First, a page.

Draft resolution for Hong Kong law to proscribe secessionist, foreign interference, and terrorism to be presented as motion to National People’s Congress on Friday
The move contradicts China’s earlier position to allow the Hong Kong government to independently enact its own security law through the city’s Legislative Council.
According to the news site HK01, China is planning to enact a new security law to proscribe secessionist and foreign interference in a dramatic escalation of China’s effort to crack down the dissent in Hong Kong. The law will be introduced in the former British colony “through promulgation, without the need for local legislation”, according to South China Morning Post.
The Basic Law, or the mini-constitution that regulates the life of Hong Kong, requires the government to issue its own national security law. But the law has been suspended since 1997. In 2003, the Hong Kong government shelved a national security law after citizen protests resulting in widespread street demonstrations.
The new law would target terrorist acts and ban all activities aimed at toppling the central government and external interference in Hong Kong’s affairs and are opposed by pro-democracy politicians and have sparked mass protests in the past.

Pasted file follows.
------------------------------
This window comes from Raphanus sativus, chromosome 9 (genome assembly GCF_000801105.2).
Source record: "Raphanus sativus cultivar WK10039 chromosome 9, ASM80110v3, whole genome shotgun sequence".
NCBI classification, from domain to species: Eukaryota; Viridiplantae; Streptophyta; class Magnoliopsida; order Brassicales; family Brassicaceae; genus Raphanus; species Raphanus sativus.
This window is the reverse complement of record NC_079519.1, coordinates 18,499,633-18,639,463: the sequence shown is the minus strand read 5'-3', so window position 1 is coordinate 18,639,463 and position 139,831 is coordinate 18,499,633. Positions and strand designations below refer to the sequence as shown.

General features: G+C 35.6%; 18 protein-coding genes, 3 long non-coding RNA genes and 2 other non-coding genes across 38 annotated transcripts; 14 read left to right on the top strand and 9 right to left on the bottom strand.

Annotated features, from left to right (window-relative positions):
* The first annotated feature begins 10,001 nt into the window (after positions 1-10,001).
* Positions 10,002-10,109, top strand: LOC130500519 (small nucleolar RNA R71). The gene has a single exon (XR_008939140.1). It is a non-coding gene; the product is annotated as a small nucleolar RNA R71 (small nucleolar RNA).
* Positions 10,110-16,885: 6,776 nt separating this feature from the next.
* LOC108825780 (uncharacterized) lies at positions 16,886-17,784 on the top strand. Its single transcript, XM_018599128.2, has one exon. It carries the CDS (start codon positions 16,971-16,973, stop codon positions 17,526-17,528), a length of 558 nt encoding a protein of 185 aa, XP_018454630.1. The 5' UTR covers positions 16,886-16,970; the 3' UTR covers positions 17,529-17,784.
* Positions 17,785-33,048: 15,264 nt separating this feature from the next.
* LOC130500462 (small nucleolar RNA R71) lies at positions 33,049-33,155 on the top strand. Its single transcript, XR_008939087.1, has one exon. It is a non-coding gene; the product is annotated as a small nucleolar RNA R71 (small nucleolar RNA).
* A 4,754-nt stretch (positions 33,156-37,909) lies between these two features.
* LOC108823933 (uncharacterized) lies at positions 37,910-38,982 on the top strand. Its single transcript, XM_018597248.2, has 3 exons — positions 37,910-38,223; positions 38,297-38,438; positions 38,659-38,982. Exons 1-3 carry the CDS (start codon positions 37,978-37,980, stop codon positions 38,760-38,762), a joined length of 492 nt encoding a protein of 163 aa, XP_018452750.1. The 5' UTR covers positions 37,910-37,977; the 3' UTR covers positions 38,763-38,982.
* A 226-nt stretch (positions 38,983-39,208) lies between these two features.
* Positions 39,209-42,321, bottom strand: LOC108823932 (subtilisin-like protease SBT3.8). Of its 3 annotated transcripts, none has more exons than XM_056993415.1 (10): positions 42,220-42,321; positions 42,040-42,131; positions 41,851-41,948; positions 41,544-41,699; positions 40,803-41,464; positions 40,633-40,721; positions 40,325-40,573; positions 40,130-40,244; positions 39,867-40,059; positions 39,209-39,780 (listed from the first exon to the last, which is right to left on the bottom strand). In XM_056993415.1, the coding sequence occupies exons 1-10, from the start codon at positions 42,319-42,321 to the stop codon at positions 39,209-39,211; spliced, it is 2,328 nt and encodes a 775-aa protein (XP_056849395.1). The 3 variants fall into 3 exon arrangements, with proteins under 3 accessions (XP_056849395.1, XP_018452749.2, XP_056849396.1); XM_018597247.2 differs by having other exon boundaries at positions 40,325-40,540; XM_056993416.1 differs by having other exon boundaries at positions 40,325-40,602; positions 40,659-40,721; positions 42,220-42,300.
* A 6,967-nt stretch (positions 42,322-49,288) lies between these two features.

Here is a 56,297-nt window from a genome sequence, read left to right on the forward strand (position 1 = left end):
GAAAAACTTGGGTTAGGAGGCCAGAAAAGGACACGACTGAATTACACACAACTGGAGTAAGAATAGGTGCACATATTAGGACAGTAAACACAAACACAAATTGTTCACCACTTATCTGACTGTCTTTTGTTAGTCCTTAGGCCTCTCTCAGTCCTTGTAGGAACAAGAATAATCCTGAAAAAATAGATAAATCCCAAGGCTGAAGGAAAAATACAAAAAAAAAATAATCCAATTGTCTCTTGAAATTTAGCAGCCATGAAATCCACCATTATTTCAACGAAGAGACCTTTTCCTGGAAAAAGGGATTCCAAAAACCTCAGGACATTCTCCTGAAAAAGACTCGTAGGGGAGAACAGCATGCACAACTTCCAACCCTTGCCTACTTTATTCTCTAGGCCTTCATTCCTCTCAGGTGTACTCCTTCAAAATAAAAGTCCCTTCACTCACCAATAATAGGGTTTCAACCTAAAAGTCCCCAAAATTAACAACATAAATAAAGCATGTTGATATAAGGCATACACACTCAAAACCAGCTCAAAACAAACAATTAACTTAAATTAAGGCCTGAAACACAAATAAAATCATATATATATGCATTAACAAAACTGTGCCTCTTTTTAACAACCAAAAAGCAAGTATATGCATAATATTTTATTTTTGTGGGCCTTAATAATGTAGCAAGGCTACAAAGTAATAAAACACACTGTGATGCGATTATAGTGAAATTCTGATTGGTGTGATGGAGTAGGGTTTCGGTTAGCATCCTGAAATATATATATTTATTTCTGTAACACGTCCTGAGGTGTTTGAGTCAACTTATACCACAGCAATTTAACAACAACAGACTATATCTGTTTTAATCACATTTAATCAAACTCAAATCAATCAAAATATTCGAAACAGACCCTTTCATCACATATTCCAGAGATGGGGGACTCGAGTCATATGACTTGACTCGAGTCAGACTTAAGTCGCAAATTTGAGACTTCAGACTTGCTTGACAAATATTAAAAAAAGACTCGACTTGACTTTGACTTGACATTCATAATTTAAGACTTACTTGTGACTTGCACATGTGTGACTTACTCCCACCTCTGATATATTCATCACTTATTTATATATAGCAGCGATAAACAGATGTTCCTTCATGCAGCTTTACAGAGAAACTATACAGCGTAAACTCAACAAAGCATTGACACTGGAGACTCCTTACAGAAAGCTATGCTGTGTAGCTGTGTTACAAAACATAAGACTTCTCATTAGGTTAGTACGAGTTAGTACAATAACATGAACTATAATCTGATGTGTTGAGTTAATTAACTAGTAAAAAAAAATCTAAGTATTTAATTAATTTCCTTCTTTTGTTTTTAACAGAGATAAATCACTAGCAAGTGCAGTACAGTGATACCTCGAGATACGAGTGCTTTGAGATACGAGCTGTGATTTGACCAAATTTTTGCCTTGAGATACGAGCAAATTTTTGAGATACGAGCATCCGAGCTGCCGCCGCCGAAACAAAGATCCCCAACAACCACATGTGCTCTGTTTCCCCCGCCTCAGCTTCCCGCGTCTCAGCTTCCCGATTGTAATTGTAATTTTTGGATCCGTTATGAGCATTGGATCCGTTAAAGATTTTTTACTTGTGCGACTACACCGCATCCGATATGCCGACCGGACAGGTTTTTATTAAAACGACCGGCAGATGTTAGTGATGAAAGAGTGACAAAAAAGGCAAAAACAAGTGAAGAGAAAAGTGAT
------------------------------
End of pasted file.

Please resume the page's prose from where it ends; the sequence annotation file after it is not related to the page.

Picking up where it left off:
Before #Beijing is getting ready to impose the most controversial national security law upon #HongKong tonight. I unusually failed to post anything on my Facebook Page. #Article23 #nationalsecuritylaw #Hongkong pic.twitter.com/9wA5AbZwML— Joshua Wong 黃之鋒 😷 (@joshuawongcf) May 21, 2020
China’s “two sessions” of parliamentary meetings opened on Thursday.
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The NPC will hold a news briefing at 9:40 p.m. Thursday, ahead of the opening session on Friday.
After the vote on the resolution at the end of the annual session, the law will be forwarded to the Standing Committee of the NPC to chart out the actual details of the legislation in the next meeting as early as June.
“The NPC decision will delegate the NPC Standing Committee to draft the new legislation for Hong Kong, which would be included in Annex 3 of Hong Kong’s Basic Law,” said one source to SCMP.
After this process, Hong Kong will have its national security laws, 23 years after the handover of the city.
The Legislative Council of Hong Kong is headed for elections in September. After their success at last November’s district council elections, the opposition parties have vowed to get a majority to block all bills put forward by the government.
Hong Kong’s governor Carrie Lam said that the national security laws are an “important constitutional requirement for the government,” needed in light of the “violence and near terrorist acts” of the recent protests.
Some protesters have called for demonstrators to block the second reading of the bill on May 27.
Featured image: Beijing, China: People’s Armed Police at Tianamen Square (in front of the Mausoleum of Mao Zedong) [wikimedia]
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